Declaring that he has been a marijuana smoker since age nine, a marijuana farmer admitted many people in the rural communities of Rio Claro and environs depend on marijuana cultivation to support themselves and their families.
He was speaking at the fifth public consultation of the decriminalisation of marijuana at the Hansraj Sumairsingh Multipurpose Complex, Rio Claro on Wednesday.
The father of nine spoke about the tribulations faced by farmers who were often forced to abandon their illegal marijuana fields because of the police.
While some people could “push a trolley” or find some other means of employment, the farmer, a Rastafarian, said, people living in Rio Claro, Cuche and Biche don’t have “a job and depend on growing marijuana to feed their families.”
He said the marijuana has never had any adverse effect on either him or his children.
Earlier, Minister in the Ministry of National Security Fitzgerald Hinds said initially Rio Claro was not one of the consultation venues but included as the area had been historically known for its production and cultivation of marijuana notwithstanding its illegality.
Despite work by the various police commissioners, Weed Eater projects and Ministers of National Security, he noted that there were many large farmers in these communities.
He said they wanted to ensure those farmers were kept in the loop. Based on the feedback so far, he said, it seemed clear that the vast majority of people in the country were pushing for decriminalisation.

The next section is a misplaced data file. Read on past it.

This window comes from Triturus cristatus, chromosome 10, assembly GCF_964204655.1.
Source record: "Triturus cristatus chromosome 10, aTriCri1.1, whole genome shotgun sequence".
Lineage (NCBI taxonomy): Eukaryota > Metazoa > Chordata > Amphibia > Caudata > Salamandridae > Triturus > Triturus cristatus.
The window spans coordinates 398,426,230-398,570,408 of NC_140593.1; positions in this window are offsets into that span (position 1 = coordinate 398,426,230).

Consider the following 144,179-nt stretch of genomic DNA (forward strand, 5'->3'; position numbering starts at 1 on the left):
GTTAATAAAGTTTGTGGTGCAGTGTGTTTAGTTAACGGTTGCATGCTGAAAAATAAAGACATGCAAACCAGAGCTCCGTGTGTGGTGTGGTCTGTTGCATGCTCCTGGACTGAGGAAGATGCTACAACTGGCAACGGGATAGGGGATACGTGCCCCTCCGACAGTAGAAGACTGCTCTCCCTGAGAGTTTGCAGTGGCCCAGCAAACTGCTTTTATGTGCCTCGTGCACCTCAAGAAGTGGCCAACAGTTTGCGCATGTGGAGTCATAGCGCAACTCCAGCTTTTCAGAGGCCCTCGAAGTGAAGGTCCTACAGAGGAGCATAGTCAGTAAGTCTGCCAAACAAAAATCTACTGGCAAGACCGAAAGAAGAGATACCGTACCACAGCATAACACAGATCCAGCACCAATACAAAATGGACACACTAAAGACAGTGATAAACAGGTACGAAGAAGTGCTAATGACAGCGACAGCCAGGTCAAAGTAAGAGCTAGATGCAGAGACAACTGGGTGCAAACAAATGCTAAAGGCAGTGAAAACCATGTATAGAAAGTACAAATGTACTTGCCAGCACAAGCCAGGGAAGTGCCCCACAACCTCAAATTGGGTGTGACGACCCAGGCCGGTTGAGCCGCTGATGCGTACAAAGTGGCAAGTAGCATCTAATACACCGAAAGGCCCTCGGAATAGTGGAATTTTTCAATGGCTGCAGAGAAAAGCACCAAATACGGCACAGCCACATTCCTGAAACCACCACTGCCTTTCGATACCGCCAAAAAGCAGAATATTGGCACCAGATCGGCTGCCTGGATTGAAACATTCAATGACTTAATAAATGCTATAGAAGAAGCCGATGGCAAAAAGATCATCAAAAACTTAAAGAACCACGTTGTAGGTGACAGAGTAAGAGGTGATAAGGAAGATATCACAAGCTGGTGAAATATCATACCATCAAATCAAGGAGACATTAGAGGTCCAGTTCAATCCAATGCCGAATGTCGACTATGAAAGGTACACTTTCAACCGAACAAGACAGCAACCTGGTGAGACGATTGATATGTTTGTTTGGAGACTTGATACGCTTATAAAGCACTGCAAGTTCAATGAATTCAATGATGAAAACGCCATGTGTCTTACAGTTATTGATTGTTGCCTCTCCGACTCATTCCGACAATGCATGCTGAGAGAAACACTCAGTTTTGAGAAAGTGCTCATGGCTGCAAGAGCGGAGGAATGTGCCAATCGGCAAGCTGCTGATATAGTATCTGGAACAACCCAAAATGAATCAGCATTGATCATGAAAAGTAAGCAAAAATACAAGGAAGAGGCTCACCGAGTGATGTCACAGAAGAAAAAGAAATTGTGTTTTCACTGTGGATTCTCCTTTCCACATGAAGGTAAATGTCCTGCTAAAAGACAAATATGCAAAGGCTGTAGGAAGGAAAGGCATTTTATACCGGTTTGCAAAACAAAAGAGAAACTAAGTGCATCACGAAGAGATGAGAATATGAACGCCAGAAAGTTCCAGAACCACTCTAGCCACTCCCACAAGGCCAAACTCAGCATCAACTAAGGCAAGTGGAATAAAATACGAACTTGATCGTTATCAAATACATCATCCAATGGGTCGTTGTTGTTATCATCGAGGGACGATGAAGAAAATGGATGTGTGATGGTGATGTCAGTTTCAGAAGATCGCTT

However, he said concerns had been raised about how to prevent children from using marijuana, cultivation and the adverse effect on people.
Nigel Maharaj, who suffers from bipolar disorder, claimed marijuana was the only substance keeping him sane.
Maharaj, 50, said for 25 years he would be admitted to the St Ann’s Psychiatric Hospital.
However, in the last five years, he had not been to that institution because he had been using marijuana.
He said: “There was no medication over the period of 25 years that was suitable for me. They tried everything, possible there would always be side effects.”
Maharaj said for the past couple of months he had not used marijuana because he could not afford it.
He said the locally grown marijuana was being destroyed by the police and kush (strong marijuana) was being sold at $50 a joint.
“Since this marijuana decriminalisation consultation has started, marijuana has increased by 100 per cent. I want to know whether marijuana is going to be introduced into the public health care system if it is going to be subsidised for the poor man. How is the man who needs it for medical purposes is going to get it because he cannot afford it,” he added.
Rastafarian Selwyn Dillon, of Iere Village, Princes Town, argued that their constitutional rights were being infringed as Rastafarians were being prohibited from practising their religion which regards marijuana as sacramental.
Dean of the Faculty of Law, UWI St Augustine, Professor Rose-Marie Belle Antoine was fearful that big international and multi-national companies would exploit and dominate the marijuana market in T&T.
She said for almost a century, people had demonised marijuana, but “all of a sudden big business get involved in cannabis and now we are hearing it is the best thing. But, it is also so important that the ordinary man and woman cannot be trusted to either grow it or use it.
Antoine said she did not understand why people like Maharaj could not grow three to five plants as was done in Jamaica and no one has blacklisted that country.
- by Sascha Wilson. Photo by Kristian De Silva.